# What is “Integer.valueOf().intValue()” supposed to do?

Here is a java line of code that i have failed to understand.

`````` String line = "Some data";//I understand this line
int size;//I understand this line too

size = Integer.valueOf(line,16).intValue();//Don't understand this one
``````

What i know is Integer.ValueOf(line) is the same as Integer.parseInt(line) , is not so? Correct me if i am wrong; Thanks.

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I assume you mean `Integer.valueOf`, btw - lower case `V`. –  Jon Skeet Nov 8 '11 at 6:35
Yes i mean Integer.valueOf()! –  Xris Nov 8 '11 at 6:49

`Integer.ValueOf(line,16)` converts string value `line` into an `Integer` object. In this case radix is 16.

`intValue()` gets the `int` value from the `Integer` `object` created above.

Furthermore, above two steps are equivalent to `Integer.parseInt(line,16)`.

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What does redix mean ? –  Xris Nov 8 '11 at 6:43
Radix is the base of a number system. For example in decimal system radix is ten, in binary system radix is two. –  Upul Bandara Nov 8 '11 at 6:49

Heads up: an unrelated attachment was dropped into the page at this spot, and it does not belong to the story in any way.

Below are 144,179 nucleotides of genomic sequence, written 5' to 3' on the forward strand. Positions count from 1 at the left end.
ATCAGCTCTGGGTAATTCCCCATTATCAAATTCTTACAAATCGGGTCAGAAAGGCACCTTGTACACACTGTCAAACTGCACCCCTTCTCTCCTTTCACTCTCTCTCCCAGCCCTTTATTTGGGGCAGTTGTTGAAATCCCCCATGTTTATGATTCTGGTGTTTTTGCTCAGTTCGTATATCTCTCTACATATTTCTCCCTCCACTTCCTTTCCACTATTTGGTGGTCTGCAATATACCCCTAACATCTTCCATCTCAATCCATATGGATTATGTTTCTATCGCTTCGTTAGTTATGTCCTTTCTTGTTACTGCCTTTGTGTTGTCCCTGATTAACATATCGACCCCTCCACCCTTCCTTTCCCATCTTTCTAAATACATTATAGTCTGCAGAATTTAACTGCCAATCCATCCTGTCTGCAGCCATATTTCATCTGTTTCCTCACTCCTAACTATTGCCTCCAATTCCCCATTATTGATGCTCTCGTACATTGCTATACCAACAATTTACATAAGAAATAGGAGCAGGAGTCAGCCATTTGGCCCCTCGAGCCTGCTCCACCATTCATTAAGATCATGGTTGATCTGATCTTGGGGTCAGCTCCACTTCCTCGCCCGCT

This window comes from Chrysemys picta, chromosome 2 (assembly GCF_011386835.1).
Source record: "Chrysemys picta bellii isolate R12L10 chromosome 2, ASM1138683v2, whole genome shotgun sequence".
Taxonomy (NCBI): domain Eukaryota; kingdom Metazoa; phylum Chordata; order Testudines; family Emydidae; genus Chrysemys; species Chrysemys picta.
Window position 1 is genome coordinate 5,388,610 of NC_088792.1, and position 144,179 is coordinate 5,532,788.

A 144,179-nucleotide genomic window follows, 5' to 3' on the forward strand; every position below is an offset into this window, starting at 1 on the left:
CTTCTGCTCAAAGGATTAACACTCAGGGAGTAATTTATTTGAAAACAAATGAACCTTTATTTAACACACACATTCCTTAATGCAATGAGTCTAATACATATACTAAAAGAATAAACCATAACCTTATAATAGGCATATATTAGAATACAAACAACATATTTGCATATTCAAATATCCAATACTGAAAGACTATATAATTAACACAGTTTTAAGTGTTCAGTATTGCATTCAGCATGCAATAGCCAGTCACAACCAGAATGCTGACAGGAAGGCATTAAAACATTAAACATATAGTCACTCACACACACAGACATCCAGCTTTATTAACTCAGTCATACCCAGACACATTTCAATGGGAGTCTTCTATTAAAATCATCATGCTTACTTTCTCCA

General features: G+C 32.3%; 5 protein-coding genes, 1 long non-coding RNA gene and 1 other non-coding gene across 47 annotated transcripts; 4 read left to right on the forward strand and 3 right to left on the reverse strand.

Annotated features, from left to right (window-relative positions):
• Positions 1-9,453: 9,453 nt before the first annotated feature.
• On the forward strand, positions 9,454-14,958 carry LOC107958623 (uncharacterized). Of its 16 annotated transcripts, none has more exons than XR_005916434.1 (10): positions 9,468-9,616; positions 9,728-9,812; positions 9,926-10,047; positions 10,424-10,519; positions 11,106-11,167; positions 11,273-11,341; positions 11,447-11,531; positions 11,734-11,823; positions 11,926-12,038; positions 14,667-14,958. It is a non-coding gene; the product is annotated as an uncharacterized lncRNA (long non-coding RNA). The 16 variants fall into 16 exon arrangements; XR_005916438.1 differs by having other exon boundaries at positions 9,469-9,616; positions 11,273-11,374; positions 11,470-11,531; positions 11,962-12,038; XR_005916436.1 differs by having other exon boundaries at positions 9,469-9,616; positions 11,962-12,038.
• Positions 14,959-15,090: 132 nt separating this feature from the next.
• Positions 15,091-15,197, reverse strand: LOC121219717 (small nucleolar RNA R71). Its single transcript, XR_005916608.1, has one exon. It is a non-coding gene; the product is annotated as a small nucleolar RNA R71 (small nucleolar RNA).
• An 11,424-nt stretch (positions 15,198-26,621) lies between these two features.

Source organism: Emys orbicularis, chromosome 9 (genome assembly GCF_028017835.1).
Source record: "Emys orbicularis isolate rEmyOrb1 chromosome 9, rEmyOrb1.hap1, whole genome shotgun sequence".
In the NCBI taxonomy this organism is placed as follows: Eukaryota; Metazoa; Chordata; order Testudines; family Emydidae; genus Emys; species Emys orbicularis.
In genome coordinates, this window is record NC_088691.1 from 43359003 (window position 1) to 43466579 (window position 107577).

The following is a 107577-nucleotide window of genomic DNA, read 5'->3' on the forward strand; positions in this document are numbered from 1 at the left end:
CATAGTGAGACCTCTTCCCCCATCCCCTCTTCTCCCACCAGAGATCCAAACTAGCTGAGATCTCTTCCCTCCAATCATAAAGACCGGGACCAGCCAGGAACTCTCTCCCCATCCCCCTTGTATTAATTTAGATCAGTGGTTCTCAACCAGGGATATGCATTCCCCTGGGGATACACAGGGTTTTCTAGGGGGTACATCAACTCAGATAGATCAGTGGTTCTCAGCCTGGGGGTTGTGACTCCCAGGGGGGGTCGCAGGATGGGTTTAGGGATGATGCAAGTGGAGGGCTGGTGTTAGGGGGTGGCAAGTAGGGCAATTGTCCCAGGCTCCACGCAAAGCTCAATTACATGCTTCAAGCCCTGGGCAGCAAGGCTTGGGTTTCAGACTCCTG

It's called radix where I am from :p –  user166390 Nov 8 '11 at 6:52
I'm sorry,yes It should be radix –  Upul Bandara Nov 8 '11 at 6:55

Yes, this is equivalent to:

``````size = Integer.parseInt(line, 16);
``````

Indeed, looking at the implementation, the existing code is actually implemented as effectively:

``````size = Integer.valueOf(Integer.parseInt(line, 16)).intValue();
``````

which is clearly pointless.

The assignment to -1 in the previous line is pointless, by the way. It would only be relevant if you could still read the value if an exception were thrown by `Integer.parseInt`, but as the scope of `size` is the same block as the call to `Integer.valueof`, it won't be in scope after an exception anyway.

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U're right, i should remove the -1 assignment for the sake of making the code easier to understand! –  Xris Nov 8 '11 at 6:47

Please look at the data type of the variables on the left hand side.

``````public class Test {
public static void main(String[] args) {
String s = "CAFE";
Integer m = Integer.valueOf(s, 16);
int n = m.intValue();

System.out.println(n);
}
}
``````

`Integer` is a reference type that wraps `int`, which is a primitive type.

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Your meaning is Integer m (reference type) contains int n (primitive type),right? –  Xris Nov 8 '11 at 6:58
m contains an `int` primitive type but it is not contain n. –  wannik Nov 8 '11 at 7:09